“All a bit frantic what?”
“Indeed, Milord, but I trust, also under control……
He inclines the old head and departs.
“Well, well, well – welcome to Amblewick, what?” I say expansively, and for lack of anything more profound with which to kick orf.
“Shall we?” I indicate the doors into the conservatory.
Amidst a few monosyllabic and ill-at-ease affirmative grunts we head in the direction of ‘tea’.
As we settle into the odd deck chair, Marguerite mans the samovar, and I am free to study the newcomers at my leisure. It’s been a few years since I’ve seen the two Trustees close-up and on my own turf. Old Ronnie Hyde - a sort of first-cousin-once-removed Trustee seems to have weathered pretty well for an old’un – still ramrodstraight and looking reasonably benign from what I can see through his moustaches – still pretty stiff, though. Berk, the lawyer of the party, looks as lawyers always do out of the office – out-of-place but omni-present in the hope of pickings – a sudden death, perhaps.
As for Marguerite – no change – looking particularly vicious and disapproving and disguising it with a hideous fixed smile – tea-pot held high, and so on. Something tells me that she’s slightly tight.
I wonder how she’s managed that in the company of the Trustees - some kind of intravenous drip, perhaps - certainly no sign of the Booth’s bottle for the nonce.
Everyone’s pretty subdued. The English, when face to face with people of whom they disapprove, simply aren’t into small talk about ‘the weather’ or the state of the wheat – seem to be waiting frostily for someone else to put their foot in it and give direction to a re-union with people for whom they don’t much care……
“So, what’s the order of play for the evening, so to speak?” Ronnie takes the bull between his teeth.
“Basically, reception for guests, tenants and staff in the Long Gallery - Fruit cup, and so on – dinner in the Banqueting Hall followed by a Fancy-dress Ball in the Ballroom, and finally, a grand fire-work display over the lake – viewed from the Georgian Terrace. All got your geography of the old place sorted, have you?” I wonder.
“Years since I was here,” Ronnie remarks honestly enough – “but I daresay it’ll all come back. Forgotten how huge the place was, rather.”
Parsons shimmers in.
I raise the old eyebrows interrogatively.
“Milord, it occurs to me that Messrs Julian and Anthony might begin their service this evening by giving our guests a tour of the evening’s various venues – to refresh both their own minds and those of your good-selves, Lady and Gentlemen – as to the various directions. They have worked extremely hard to acquaint themselves with our way of doing things here at the Castle and it occurs to me that such a tour would be a good opportunity for them to put these skills into practice.”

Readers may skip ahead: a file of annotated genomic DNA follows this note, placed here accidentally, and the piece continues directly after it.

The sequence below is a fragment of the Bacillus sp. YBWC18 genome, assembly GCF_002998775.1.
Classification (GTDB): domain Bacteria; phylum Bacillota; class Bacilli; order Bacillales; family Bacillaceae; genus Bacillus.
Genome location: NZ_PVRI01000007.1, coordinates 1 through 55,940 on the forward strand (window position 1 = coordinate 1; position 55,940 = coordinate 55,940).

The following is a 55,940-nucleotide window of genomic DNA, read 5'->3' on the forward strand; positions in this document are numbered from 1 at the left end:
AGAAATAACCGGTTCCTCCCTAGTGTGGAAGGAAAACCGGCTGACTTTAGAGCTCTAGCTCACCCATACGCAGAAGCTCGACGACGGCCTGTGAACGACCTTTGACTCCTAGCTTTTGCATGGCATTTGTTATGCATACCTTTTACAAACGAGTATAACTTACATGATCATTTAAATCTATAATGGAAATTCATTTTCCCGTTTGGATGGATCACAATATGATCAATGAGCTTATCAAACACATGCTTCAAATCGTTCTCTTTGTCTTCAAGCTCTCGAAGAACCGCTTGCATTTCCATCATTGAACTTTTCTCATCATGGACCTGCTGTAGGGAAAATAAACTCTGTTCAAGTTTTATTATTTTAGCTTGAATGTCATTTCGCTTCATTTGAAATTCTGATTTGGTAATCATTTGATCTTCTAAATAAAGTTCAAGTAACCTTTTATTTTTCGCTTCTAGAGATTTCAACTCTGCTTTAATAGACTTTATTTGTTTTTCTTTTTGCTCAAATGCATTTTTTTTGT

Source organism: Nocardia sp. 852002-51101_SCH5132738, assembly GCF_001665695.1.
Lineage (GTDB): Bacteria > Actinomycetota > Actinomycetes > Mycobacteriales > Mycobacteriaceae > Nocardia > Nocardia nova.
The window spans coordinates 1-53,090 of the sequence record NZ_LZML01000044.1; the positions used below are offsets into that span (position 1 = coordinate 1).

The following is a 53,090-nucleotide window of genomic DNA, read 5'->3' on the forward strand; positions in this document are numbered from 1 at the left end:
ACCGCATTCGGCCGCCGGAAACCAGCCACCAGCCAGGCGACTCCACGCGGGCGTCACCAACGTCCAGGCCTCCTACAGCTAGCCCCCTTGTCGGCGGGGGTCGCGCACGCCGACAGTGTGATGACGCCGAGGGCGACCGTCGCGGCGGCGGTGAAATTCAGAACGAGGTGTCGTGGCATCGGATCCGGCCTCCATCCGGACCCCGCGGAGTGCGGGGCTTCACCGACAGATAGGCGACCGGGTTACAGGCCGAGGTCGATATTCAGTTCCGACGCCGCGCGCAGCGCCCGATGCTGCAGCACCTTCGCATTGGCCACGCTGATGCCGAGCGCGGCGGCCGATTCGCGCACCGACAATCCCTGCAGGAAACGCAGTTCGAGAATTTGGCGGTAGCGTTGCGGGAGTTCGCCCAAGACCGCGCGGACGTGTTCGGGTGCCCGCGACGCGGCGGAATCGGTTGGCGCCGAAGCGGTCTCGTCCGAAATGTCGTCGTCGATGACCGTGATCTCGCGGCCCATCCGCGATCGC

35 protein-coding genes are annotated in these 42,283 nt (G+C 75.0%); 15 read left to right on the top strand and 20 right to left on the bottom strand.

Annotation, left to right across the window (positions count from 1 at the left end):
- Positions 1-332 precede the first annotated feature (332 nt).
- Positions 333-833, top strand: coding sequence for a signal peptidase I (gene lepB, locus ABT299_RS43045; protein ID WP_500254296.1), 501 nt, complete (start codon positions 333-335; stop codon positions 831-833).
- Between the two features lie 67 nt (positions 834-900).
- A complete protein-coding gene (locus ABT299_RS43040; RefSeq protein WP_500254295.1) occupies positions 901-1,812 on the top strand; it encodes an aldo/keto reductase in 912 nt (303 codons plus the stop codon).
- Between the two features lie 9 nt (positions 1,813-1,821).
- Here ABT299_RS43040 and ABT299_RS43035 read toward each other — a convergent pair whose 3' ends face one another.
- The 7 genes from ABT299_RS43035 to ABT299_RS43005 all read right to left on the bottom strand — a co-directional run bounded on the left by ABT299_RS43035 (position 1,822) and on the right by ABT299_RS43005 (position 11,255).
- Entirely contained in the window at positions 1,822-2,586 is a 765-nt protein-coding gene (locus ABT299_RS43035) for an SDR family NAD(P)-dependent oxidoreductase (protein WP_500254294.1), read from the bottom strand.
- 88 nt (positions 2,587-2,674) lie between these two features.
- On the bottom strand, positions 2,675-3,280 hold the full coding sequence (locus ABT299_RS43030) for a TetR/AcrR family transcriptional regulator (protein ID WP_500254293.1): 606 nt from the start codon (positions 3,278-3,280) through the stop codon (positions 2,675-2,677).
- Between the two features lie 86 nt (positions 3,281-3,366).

“Jolly good show, what?” I am a dash concerned – doesn’t sound quite our young hellions’ forté, really – but Parsons usually knows best.
Enter the duo - resplendent in the old tartan, bristling with armament and grinning rather goofily.
The trustees get the message and stand up willingly enough.
I don’t think we’ve been introduced, have we?” says old Ronnie.
“Jolly smart you both look, I must say….” He advances on the duo, hand outstretched. “Hyde’s the name, by the way.”
Paws are shaken and names exchanged – ice seems to be breaking fairly painlessly – Berk follows suit, and a murmur of small-talk ensues – all pretty satisfactory.
There is a savage hiss from amongst the tea things behind me. Ah yes, of course, I have forgotten Marguerite – I brace for the storm.
“What are you doing with that native boy in the house? My God! The London guttersnipe was disgrace enough – and now what have you done? Disgraceful!”
‘Paleface squaw speaks with poisoned tongue.’ I muse.
It’s just as well she’s hissing rather than squawking. There seems to be no change in the chit-chat at the other end of the room, so I’m in hopes that her objection has gone un-noted by the others.
I therefore hiss in reply.
“What on Earth are you talking about, old girl – the ‘native’, as you refer to him, is Anthony – chum of old Jules – down from town for a few days, what?”
She grinds the teeth and resumes the viperous onslaught.
“That wretched boy is black – black!” the spittle sizzles into my lughole from behind the samovar. Suddenly the Devil calls as, very occasionally, he does.
In turn, I hiss.
“And you, you venomous old reptile, are an unpleasant shade of grey – but I don’t harp on about it……”
The silence is thunderous – clearly this evening will not pass entirely without event………